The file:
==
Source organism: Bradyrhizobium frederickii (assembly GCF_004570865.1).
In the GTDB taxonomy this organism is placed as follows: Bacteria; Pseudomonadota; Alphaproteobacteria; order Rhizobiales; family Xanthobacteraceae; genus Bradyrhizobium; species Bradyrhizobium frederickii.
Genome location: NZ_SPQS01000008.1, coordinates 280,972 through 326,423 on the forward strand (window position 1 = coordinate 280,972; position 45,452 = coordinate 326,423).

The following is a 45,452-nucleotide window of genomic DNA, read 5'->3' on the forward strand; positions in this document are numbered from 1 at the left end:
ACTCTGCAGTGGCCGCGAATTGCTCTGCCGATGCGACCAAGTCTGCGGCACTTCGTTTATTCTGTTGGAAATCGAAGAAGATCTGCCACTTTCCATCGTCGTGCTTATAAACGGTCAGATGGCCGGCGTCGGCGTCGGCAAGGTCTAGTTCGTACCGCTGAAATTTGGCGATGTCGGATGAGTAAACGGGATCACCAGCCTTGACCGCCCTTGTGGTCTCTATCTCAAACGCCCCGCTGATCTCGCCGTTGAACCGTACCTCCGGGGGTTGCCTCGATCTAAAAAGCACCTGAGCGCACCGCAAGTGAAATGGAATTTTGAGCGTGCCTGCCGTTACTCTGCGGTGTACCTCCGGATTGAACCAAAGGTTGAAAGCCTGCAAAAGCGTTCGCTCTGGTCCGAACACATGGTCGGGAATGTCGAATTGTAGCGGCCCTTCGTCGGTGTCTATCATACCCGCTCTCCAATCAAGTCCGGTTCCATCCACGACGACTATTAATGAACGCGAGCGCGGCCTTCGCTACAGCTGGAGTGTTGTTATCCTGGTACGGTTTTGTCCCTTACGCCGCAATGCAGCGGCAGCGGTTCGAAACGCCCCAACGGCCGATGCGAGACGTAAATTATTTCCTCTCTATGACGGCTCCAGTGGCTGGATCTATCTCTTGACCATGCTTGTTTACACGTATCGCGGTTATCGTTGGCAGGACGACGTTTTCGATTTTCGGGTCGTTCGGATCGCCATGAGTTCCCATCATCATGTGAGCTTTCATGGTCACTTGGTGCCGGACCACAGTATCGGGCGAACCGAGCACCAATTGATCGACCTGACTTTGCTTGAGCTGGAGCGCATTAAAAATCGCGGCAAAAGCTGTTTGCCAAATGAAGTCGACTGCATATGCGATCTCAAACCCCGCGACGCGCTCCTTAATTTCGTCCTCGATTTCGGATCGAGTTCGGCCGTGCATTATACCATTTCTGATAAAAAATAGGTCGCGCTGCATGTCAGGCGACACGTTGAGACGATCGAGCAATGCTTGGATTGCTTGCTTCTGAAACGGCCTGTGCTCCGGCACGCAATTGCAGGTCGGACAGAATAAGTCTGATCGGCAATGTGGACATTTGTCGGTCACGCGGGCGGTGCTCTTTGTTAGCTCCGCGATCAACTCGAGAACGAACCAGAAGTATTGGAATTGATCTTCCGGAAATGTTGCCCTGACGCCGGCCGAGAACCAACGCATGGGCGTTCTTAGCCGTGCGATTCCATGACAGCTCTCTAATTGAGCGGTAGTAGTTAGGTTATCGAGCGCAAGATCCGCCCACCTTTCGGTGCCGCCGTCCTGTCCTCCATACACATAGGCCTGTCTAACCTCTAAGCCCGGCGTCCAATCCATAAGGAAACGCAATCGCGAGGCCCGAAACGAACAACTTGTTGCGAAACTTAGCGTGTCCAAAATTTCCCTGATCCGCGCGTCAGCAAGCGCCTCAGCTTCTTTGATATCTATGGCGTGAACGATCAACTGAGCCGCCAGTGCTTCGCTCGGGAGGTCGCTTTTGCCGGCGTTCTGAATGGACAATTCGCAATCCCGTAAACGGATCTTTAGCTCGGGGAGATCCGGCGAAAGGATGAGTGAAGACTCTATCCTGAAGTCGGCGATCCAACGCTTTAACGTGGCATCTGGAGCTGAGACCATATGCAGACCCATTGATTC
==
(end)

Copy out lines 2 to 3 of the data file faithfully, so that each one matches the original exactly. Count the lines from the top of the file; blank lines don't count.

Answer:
In the GTDB taxonomy this organism is placed as follows: Bacteria; Pseudomonadota; Alphaproteobacteria; order Rhizobiales; family Xanthobacteraceae; genus Bradyrhizobium; species Bradyrhizobium frederickii.
Genome location: NZ_SPQS01000008.1, coordinates 280,972 through 326,423 on the forward strand (window position 1 = coordinate 280,972; position 45,452 = coordinate 326,423).